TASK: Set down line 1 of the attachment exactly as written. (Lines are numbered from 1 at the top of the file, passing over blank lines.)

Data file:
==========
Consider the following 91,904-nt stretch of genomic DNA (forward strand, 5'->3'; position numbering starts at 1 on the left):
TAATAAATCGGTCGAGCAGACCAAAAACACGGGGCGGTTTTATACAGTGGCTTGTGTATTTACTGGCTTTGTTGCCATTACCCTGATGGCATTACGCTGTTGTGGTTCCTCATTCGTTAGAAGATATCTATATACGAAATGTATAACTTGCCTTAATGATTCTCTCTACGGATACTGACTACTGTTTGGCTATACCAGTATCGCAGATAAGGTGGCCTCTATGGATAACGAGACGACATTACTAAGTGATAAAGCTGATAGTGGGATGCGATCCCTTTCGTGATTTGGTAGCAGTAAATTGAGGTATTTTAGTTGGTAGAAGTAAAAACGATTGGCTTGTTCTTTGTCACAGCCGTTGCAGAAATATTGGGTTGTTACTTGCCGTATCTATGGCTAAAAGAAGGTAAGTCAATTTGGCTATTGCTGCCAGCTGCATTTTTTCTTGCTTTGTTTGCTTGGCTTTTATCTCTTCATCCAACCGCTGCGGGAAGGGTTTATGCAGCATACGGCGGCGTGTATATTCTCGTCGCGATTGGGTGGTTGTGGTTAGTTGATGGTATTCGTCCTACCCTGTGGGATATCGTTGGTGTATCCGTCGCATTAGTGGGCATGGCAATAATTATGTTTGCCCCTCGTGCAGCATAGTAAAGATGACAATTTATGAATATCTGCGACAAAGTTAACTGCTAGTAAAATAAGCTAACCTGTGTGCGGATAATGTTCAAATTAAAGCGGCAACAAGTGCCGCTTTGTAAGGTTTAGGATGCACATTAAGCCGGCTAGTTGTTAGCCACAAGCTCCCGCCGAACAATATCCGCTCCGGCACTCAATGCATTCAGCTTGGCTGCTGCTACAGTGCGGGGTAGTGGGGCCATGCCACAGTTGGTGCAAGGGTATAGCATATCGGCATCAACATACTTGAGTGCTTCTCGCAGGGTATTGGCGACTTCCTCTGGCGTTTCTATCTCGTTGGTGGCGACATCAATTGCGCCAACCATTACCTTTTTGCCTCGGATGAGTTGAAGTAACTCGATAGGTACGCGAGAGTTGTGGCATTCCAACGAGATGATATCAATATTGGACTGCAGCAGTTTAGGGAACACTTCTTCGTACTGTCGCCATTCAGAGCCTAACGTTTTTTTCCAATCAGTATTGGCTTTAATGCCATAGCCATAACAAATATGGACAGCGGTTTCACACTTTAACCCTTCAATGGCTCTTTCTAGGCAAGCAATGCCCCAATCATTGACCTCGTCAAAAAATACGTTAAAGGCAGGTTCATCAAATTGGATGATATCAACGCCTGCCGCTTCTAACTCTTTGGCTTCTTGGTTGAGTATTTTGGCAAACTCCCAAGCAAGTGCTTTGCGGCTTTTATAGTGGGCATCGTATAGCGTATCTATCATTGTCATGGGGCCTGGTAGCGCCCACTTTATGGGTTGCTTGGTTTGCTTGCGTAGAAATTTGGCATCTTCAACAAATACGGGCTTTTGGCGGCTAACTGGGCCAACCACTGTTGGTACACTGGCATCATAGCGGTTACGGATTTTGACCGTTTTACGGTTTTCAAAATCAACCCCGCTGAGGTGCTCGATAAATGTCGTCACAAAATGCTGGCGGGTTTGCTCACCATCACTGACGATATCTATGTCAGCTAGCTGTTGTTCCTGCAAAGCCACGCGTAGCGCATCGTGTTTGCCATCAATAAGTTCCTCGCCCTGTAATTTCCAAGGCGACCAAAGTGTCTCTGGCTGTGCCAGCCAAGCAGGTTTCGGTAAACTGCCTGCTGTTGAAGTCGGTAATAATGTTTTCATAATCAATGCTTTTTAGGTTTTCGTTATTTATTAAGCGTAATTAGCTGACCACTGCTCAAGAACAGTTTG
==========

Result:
Consider the following 91,904-nt stretch of genomic DNA (forward strand, 5'->3'; position numbering starts at 1 on the left):